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Giving the customer each month what Pineda calls “consistent fashion newness” means Little’s merchandise “is doing even better than in the past. We’re running with double-digit increases this year.”

The petite, blue-eyed Little refers anything technical, including her price range ($38 for a cotton T-shirt top to $5,000 for a mink coat), to Rabinowitz. “Carole is a talented artist,” the 39-year-old financial whiz explains. “My job is to create an environment around her that enables her to function.”

The rarefied environment extends to their home, where he oversees a small staff and all the details: “My attitude is that Carole should be treated like a guest in a luxury hotel.”

Rabinowitz, a piano student, owns two Steinways and says he sometimes hires a concert pianist to serenade his wife and him at dinner.

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But Little, 47, isn’t exactly a luxury seeker. She dresses roughly half of the time in her own label, frequently choosing black. “It calms me down,” she says. “Maybe its part of working with so much pattern and color.”

Her outside purchases are made in stores that sell antique clothing or in “obscure” Italian, French or English boutiques. American-designed clothing presents a problem: “I look at the garment, know approximately where they got the fabric, how much it took to make it and it loses its appeal.”

Boyish, redheaded Rabinowitz, however, pursues what he calls “the American Way.” About nine years ago, he computerized the business, later sold the softwear to other companies and “got a lot of our costs back,” he says.

The jet was purchased two years ago when he was both suffering from ennui and looking for new frontiers.

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With transportation at their fingertips, Little and Rabinowitz often cram in a full day’s work in Los Angeles, then fly away for more business. Recently, they spent a day in Aspen where they are opening the first Carole Little store in a few weeks.

When they squeezed in a quick trip to Denver two months ago, for one of Little’s rare personal appearances, “She was treated like a rock star,” says a proud Rabinowitz.

Rabinowitz, growing up in Great Neck, N.Y., devised a way to make conference calls before the telephone company did--and went into business setting up the systems. He was 16 and didn’t have a driver’s license yet, so every day after school he had a limousine waiting to take him to Manhattan. “After the cost of the limo,” he recalls, “I was netting $400 a week. That was a lot of money in 1964.”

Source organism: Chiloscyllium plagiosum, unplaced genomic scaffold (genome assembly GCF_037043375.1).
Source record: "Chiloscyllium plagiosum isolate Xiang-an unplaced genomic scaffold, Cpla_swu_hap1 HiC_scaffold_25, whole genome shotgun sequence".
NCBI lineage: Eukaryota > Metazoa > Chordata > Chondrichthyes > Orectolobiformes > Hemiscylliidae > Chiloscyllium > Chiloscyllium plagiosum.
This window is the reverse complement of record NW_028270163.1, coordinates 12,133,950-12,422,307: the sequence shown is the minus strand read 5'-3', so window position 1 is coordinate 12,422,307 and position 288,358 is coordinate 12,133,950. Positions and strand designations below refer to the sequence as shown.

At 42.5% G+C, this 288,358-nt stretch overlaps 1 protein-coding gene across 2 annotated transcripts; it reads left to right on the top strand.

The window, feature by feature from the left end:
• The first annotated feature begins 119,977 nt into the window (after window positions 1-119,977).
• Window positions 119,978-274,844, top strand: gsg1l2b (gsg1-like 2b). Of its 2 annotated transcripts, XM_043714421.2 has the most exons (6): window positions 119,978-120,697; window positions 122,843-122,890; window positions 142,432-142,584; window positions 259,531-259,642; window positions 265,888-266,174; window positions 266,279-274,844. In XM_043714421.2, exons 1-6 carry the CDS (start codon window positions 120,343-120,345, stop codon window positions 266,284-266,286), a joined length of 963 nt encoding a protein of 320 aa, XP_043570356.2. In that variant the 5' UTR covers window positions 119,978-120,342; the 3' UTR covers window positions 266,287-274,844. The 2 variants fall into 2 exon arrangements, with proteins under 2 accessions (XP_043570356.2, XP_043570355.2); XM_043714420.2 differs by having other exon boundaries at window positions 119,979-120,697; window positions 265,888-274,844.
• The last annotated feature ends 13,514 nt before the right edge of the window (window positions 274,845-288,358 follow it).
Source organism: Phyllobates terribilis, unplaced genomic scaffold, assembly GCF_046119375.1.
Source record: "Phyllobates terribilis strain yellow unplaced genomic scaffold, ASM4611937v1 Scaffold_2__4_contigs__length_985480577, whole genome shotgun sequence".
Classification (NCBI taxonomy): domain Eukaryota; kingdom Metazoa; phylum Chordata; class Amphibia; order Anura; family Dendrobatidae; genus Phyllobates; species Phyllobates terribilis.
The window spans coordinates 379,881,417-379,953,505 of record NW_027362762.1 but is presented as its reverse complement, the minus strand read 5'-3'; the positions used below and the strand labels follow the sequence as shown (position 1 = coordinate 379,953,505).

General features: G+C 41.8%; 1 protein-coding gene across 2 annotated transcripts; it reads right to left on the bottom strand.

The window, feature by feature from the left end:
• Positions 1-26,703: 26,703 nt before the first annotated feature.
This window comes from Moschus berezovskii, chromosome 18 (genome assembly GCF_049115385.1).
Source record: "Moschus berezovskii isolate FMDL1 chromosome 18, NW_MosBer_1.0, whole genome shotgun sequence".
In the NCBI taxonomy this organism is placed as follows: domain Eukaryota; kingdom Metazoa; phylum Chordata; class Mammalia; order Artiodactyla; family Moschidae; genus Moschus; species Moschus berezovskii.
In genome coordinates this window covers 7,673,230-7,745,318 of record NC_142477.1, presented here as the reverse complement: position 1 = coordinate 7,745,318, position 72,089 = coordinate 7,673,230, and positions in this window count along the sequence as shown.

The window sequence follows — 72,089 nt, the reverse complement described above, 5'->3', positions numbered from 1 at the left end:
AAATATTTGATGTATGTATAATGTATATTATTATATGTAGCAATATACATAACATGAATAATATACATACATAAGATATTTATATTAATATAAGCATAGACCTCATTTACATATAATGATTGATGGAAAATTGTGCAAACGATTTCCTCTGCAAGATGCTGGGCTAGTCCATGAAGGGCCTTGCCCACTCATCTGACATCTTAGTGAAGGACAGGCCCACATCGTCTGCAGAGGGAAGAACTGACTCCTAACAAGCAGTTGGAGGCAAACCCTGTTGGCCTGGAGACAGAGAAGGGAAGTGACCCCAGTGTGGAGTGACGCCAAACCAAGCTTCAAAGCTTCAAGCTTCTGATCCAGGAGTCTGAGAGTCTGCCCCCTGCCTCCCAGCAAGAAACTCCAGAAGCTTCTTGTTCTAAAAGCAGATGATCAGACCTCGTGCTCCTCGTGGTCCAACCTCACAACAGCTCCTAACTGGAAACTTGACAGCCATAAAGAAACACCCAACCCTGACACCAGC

His parents had no idea he was an entrepreneur “because I didn’t think they would approve.” The secret was out the day his mother discovered him in the local barber shop having a shave, manicure and a shoe shine.

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After being fully invested and enjoying “a wonderful run” in the stock market for a few years, Rabinowitz cut back his stock holdings last January “to 30%.” His decision was based on guidelines he once read and keeps in a desk binder: “When everybody, including your doctor, is giving tips,” he loosely quotes, “you know it’s time to get out.”

The ever-growing company occupies 60,000 square feet with more footage scheduled to include a design center, a day-care center and a little park for the 145 employees (who get such perks as free turkeys at Thanksgiving). “I fondly refer to it as Camp Carole Little,” Rabinowitz says.

Facing a move to an elaborate 12,000-square-foot home designed by Waldo Fernandez (who also designed a cluster of mailboxes, which Rabinowitz is donating to his neighbors “for about the cost of a BMW”), Little talks of their first small apartment in Malibu: “I was every bit as happy as I am now. I just don’t need a lot of things.

“Time,” she says, “is the thing I cherish most now. I never seem to have enough.”